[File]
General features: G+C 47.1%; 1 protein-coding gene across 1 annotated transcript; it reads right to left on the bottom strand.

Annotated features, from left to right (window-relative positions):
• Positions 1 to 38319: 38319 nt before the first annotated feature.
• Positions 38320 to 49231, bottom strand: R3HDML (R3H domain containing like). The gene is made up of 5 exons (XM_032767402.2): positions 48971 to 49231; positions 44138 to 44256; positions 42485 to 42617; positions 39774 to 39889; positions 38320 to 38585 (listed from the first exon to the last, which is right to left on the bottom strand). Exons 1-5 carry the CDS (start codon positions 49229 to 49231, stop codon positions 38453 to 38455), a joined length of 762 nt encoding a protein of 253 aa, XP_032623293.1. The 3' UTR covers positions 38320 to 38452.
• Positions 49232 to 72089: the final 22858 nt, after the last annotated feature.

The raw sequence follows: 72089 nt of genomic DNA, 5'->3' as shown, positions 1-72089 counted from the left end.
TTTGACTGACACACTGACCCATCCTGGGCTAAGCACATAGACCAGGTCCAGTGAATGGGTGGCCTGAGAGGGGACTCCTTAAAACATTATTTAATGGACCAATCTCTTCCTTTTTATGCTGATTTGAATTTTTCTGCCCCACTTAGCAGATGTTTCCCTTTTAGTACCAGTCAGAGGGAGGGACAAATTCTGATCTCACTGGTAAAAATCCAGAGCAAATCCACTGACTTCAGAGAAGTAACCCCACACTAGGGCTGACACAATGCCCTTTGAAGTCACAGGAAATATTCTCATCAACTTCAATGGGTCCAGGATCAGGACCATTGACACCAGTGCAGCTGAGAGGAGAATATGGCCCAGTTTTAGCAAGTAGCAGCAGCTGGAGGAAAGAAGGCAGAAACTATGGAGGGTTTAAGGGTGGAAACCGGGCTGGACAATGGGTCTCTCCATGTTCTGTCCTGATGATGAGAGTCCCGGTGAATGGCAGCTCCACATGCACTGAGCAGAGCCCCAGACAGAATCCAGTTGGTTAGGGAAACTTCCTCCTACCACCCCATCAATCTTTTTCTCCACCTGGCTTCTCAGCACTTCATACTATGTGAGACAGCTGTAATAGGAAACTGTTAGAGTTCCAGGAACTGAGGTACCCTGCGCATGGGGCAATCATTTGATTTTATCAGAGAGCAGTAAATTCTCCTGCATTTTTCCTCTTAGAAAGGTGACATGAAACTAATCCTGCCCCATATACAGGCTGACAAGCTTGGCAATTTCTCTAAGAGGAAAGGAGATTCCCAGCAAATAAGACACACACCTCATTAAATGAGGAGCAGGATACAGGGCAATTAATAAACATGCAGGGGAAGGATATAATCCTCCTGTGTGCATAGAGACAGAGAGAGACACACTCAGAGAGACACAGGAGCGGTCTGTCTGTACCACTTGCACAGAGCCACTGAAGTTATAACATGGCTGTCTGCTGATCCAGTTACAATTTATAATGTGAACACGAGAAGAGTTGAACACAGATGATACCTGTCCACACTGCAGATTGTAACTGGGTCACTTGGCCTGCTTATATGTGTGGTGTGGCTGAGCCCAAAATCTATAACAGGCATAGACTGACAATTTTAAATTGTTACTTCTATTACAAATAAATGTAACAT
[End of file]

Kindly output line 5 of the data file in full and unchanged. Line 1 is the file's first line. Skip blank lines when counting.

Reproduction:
• Positions 49232 to 72089: the final 22858 nt, after the last annotated feature.